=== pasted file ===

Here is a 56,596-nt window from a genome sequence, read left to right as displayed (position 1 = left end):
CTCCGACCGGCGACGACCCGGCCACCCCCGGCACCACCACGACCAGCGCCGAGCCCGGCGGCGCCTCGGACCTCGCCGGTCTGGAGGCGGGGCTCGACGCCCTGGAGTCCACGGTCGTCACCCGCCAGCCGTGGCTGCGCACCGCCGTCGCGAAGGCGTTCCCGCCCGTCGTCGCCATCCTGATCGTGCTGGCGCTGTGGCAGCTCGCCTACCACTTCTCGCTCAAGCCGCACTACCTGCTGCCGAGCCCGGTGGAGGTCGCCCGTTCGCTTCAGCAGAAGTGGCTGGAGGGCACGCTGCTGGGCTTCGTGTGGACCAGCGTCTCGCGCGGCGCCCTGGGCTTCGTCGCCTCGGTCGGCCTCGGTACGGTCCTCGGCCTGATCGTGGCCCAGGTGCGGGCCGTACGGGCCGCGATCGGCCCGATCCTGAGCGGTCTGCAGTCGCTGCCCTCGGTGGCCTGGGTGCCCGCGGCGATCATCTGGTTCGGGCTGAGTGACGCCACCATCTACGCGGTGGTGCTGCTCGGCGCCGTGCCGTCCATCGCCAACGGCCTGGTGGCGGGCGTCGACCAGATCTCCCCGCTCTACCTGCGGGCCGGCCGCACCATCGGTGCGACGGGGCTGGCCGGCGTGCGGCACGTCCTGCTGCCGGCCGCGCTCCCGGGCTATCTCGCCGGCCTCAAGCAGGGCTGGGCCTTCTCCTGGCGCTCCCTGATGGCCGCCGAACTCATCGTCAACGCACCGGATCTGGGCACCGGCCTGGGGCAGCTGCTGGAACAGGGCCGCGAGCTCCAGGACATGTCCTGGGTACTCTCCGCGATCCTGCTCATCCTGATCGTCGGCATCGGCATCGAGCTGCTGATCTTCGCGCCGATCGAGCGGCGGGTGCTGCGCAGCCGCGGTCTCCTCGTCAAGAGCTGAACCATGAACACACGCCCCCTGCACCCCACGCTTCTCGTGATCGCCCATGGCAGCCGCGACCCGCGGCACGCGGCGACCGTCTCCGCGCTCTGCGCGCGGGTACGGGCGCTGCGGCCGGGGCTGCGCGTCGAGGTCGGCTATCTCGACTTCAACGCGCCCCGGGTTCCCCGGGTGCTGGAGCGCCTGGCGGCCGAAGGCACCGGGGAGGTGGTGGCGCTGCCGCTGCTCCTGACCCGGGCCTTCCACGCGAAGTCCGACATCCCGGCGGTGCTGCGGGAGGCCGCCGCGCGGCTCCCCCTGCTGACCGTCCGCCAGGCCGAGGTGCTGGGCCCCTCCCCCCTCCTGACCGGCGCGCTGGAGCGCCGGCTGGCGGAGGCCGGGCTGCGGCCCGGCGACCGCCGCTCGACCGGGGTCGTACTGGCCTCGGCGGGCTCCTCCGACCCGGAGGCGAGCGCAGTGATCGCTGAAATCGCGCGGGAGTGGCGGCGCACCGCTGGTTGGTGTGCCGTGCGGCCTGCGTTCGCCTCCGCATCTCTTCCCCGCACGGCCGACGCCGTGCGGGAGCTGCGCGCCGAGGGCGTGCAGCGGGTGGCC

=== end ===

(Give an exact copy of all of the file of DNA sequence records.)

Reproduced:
Here is a 56,596-nt window from a genome sequence, read left to right as displayed (position 1 = left end):
CTCCGACCGGCGACGACCCGGCCACCCCCGGCACCACCACGACCAGCGCCGAGCCCGGCGGCGCCTCGGACCTCGCCGGTCTGGAGGCGGGGCTCGACGCCCTGGAGTCCACGGTCGTCACCCGCCAGCCGTGGCTGCGCACCGCCGTCGCGAAGGCGTTCCCGCCCGTCGTCGCCATCCTGATCGTGCTGGCGCTGTGGCAGCTCGCCTACCACTTCTCGCTCAAGCCGCACTACCTGCTGCCGAGCCCGGTGGAGGTCGCCCGTTCGCTTCAGCAGAAGTGGCTGGAGGGCACGCTGCTGGGCTTCGTGTGGACCAGCGTCTCGCGCGGCGCCCTGGGCTTCGTCGCCTCGGTCGGCCTCGGTACGGTCCTCGGCCTGATCGTGGCCCAGGTGCGGGCCGTACGGGCCGCGATCGGCCCGATCCTGAGCGGTCTGCAGTCGCTGCCCTCGGTGGCCTGGGTGCCCGCGGCGATCATCTGGTTCGGGCTGAGTGACGCCACCATCTACGCGGTGGTGCTGCTCGGCGCCGTGCCGTCCATCGCCAACGGCCTGGTGGCGGGCGTCGACCAGATCTCCCCGCTCTACCTGCGGGCCGGCCGCACCATCGGTGCGACGGGGCTGGCCGGCGTGCGGCACGTCCTGCTGCCGGCCGCGCTCCCGGGCTATCTCGCCGGCCTCAAGCAGGGCTGGGCCTTCTCCTGGCGCTCCCTGATGGCCGCCGAACTCATCGTCAACGCACCGGATCTGGGCACCGGCCTGGGGCAGCTGCTGGAACAGGGCCGCGAGCTCCAGGACATGTCCTGGGTACTCTCCGCGATCCTGCTCATCCTGATCGTCGGCATCGGCATCGAGCTGCTGATCTTCGCGCCGATCGAGCGGCGGGTGCTGCGCAGCCGCGGTCTCCTCGTCAAGAGCTGAACCATGAACACACGCCCCCTGCACCCCACGCTTCTCGTGATCGCCCATGGCAGCCGCGACCCGCGGCACGCGGCGACCGTCTCCGCGCTCTGCGCGCGGGTACGGGCGCTGCGGCCGGGGCTGCGCGTCGAGGTCGGCTATCTCGACTTCAACGCGCCCCGGGTTCCCCGGGTGCTGGAGCGCCTGGCGGCCGAAGGCACCGGGGAGGTGGTGGCGCTGCCGCTGCTCCTGACCCGGGCCTTCCACGCGAAGTCCGACATCCCGGCGGTGCTGCGGGAGGCCGCCGCGCGGCTCCCCCTGCTGACCGTCCGCCAGGCCGAGGTGCTGGGCCCCTCCCCCCTCCTGACCGGCGCGCTGGAGCGCCGGCTGGCGGAGGCCGGGCTGCGGCCCGGCGACCGCCGCTCGACCGGGGTCGTACTGGCCTCGGCGGGCTCCTCCGACCCGGAGGCGAGCGCAGTGATCGCTGAAATCGCGCGGGAGTGGCGGCGCACCGCTGGTTGGTGTGCCGTGCGGCCTGCGTTCGCCTCCGCATCTCTTCCCCGCACGGCCGACGCCGTGCGGGAGCTGCGCGCCGAGGGCGTGCAGCGGGTGGCC